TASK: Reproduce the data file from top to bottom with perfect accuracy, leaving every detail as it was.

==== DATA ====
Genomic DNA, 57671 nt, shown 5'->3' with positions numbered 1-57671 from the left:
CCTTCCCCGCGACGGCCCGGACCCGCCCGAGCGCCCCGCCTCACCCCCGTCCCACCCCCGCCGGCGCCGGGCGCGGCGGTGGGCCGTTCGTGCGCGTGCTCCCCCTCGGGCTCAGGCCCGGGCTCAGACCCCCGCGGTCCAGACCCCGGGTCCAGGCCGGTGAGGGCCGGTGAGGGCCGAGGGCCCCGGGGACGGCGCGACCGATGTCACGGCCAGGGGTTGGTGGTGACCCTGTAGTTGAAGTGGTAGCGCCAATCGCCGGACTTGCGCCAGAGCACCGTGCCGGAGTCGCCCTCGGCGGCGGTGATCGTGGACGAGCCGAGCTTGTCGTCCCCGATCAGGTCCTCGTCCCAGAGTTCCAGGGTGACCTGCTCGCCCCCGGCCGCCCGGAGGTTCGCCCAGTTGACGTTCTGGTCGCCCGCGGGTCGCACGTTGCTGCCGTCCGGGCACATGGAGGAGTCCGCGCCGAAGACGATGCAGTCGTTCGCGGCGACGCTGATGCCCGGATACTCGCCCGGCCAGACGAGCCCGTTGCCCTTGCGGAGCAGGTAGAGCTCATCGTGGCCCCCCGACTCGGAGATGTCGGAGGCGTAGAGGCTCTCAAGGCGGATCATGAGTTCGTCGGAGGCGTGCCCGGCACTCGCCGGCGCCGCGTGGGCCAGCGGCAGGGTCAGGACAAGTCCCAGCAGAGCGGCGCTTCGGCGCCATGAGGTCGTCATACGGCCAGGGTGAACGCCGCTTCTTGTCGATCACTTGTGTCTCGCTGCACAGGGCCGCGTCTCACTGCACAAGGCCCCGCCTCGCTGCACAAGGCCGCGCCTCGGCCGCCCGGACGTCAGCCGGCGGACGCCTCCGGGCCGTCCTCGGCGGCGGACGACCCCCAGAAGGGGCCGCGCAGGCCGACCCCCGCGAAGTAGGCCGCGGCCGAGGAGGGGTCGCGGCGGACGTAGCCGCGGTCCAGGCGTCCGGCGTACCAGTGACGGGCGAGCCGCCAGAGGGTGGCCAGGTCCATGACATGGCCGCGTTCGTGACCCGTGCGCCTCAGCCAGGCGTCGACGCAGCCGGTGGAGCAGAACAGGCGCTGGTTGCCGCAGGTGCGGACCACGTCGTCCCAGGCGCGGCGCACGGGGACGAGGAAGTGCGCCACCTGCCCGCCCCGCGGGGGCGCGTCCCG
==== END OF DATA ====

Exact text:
Genomic DNA, 57671 nt, shown 5'->3' with positions numbered 1-57671 from the left:
CCTTCCCCGCGACGGCCCGGACCCGCCCGAGCGCCCCGCCTCACCCCCGTCCCACCCCCGCCGGCGCCGGGCGCGGCGGTGGGCCGTTCGTGCGCGTGCTCCCCCTCGGGCTCAGGCCCGGGCTCAGACCCCCGCGGTCCAGACCCCGGGTCCAGGCCGGTGAGGGCCGGTGAGGGCCGAGGGCCCCGGGGACGGCGCGACCGATGTCACGGCCAGGGGTTGGTGGTGACCCTGTAGTTGAAGTGGTAGCGCCAATCGCCGGACTTGCGCCAGAGCACCGTGCCGGAGTCGCCCTCGGCGGCGGTGATCGTGGACGAGCCGAGCTTGTCGTCCCCGATCAGGTCCTCGTCCCAGAGTTCCAGGGTGACCTGCTCGCCCCCGGCCGCCCGGAGGTTCGCCCAGTTGACGTTCTGGTCGCCCGCGGGTCGCACGTTGCTGCCGTCCGGGCACATGGAGGAGTCCGCGCCGAAGACGATGCAGTCGTTCGCGGCGACGCTGATGCCCGGATACTCGCCCGGCCAGACGAGCCCGTTGCCCTTGCGGAGCAGGTAGAGCTCATCGTGGCCCCCCGACTCGGAGATGTCGGAGGCGTAGAGGCTCTCAAGGCGGATCATGAGTTCGTCGGAGGCGTGCCCGGCACTCGCCGGCGCCGCGTGGGCCAGCGGCAGGGTCAGGACAAGTCCCAGCAGAGCGGCGCTTCGGCGCCATGAGGTCGTCATACGGCCAGGGTGAACGCCGCTTCTTGTCGATCACTTGTGTCTCGCTGCACAGGGCCGCGTCTCACTGCACAAGGCCCCGCCTCGCTGCACAAGGCCGCGCCTCGGCCGCCCGGACGTCAGCCGGCGGACGCCTCCGGGCCGTCCTCGGCGGCGGACGACCCCCAGAAGGGGCCGCGCAGGCCGACCCCCGCGAAGTAGGCCGCGGCCGAGGAGGGGTCGCGGCGGACGTAGCCGCGGTCCAGGCGTCCGGCGTACCAGTGACGGGCGAGCCGCCAGAGGGTGGCCAGGTCCATGACATGGCCGCGTTCGTGACCCGTGCGCCTCAGCCAGGCGTCGACGCAGCCGGTGGAGCAGAACAGGCGCTGGTTGCCGCAGGTGCGGACCACGTCGTCCCAGGCGCGGCGCACGGGGACGAGGAAGTGCGCCACCTGCCCGCCCCGCGGGGGCGCGTCCCG